Just about every week we hear about one single nutrient deficiency that’s linked to yet another disease. Studies claim that at least part of the solution to these illnesses — and sometimes the sole answer — is to raise blood levels of this common nutrient.
Osteoporosis, diabetes, heart disease, MS, lupus, cancer, rheumatoid arthritis, skin cancer, and asthma are just a few of the dozens of health problems they say respond to vitamin D therapy. How can one vitamin/hormone be a key factor in so many chronic diseases? Does vitamin D really play such a significant role in our health? Or is this an exaggeration? Or worse, a scam?
The role of vitamin D on your health is very real. It’s definitely not a scam. And it’s not exaggerated. In fact, it could be understated.
Researchers at the University of Oxford recently made an interesting and very important discovery. They found out how and why vitamin D affects so many health conditions. It interacts with your DNA and directly influences more than 200 genes! That means that “genetic” illnesses like MS, Crohn’s disease, or type-1 diabetes may have a different cause. It may mean that low vitamin D is a key factor.
Vitamin D interacts with our DNA through vitamin D receptors — proteins this vitamin activates. The receptors attach themselves to your DNA and influence which proteins your genetic code makes.
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Now, here comes the explanation for vitamin D’s widespread influence on our health. So far, researchers have found 2,776 binding sites for vitamin D receptors! And that’s not all. They found these sites concentrated near genes associated with susceptibility to autoimmune diseases.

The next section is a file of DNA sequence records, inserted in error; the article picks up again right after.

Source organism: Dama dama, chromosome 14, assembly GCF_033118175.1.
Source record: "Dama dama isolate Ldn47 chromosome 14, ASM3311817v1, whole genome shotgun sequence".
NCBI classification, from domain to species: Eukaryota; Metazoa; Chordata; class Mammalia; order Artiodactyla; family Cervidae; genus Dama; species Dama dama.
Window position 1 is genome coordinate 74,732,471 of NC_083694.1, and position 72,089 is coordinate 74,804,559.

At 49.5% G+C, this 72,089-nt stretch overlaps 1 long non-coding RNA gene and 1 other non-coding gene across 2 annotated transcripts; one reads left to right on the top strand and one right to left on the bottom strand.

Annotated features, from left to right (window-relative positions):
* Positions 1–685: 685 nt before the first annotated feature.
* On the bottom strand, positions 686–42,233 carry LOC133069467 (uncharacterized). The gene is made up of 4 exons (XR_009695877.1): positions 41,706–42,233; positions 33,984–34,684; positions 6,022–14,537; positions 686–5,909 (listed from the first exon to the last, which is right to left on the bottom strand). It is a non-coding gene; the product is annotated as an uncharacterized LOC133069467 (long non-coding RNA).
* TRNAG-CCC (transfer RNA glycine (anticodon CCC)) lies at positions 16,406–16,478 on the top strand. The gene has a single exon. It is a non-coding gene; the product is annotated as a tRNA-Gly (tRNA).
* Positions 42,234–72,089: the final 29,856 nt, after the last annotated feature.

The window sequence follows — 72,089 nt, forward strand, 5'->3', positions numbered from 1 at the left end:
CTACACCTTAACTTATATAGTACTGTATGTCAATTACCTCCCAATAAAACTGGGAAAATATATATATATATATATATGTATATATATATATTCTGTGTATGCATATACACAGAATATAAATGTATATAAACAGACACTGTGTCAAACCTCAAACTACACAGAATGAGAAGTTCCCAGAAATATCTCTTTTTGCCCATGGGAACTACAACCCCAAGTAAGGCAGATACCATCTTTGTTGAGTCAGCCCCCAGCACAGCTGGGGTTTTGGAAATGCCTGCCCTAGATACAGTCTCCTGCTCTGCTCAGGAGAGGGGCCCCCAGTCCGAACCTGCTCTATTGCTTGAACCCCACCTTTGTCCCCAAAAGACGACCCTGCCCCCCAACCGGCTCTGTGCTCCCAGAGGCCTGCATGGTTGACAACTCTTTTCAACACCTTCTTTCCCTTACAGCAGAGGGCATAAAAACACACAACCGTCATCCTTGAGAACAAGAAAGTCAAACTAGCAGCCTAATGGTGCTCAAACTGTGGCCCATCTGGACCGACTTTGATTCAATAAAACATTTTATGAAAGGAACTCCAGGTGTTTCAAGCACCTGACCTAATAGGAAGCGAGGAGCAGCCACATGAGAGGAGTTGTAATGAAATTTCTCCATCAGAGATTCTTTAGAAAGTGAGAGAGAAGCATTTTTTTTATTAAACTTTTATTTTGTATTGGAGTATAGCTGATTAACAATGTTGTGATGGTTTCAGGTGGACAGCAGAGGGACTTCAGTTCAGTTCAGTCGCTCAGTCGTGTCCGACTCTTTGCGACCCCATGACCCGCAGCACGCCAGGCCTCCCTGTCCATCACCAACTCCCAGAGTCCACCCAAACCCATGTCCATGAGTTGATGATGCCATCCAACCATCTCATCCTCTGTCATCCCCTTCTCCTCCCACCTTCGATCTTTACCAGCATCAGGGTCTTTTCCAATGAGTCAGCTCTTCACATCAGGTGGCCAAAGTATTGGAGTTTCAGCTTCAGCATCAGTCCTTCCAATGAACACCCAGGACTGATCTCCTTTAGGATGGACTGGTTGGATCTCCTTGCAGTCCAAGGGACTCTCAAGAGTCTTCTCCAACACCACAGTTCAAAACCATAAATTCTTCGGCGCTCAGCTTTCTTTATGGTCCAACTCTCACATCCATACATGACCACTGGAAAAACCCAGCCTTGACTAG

This means that everyone with a known or suspected autoimmune disease should evaluate their vitamin D levels. It’s quite possible they’re deficient. This includes anyone with gluten sensitivity who could have Celiac disease — an autoimmune condition.
Since vitamin D deficiency is so rampant, ask your doctor to order a simple blood test called 25-hydroxy vitamin D. While most doctors say that anything above 30 ng/mL is sufficient, I disagree. And so do many doctors of integrative medicine. You want yours to be between 60 and 80 ng/mL.
It’s impossible to get enough Vitamin D from sunlight unless you live near the Equator. So add a supplement to your daily regime. Most people need at least 5,000 IU per day. This is why most dietary and supplement sources won’t give you vitamin D sufficiency. Many of the vitamin D supplements at the average pharmacy contain only 400 IU.
However, you can find capsules containing 5,000 IU in most health food stores or from Advanced Bionutritionals. Make sure you take vitamin D3, the most active — and easily absorbed — kind.
Your voice of reason in Women's Health,
Dr. Janet Zand
Ramagopalan SV, Heger A, Berlanga AJ, Maugeri NJ, Lincoln MR, Burrell A, Handunnetthi L, Handel AE, Disanto G, Orton S, Watson CT, Morahan JM, Giovannoni G, Ponting CP, Ebers GC, Knight JC. A ChIP-seq-defined genome-wide map of vitamin D receptor binding: Associations with disease and evolution. Genome Research, 2010; DOI: 10.1101/gr.107920.110.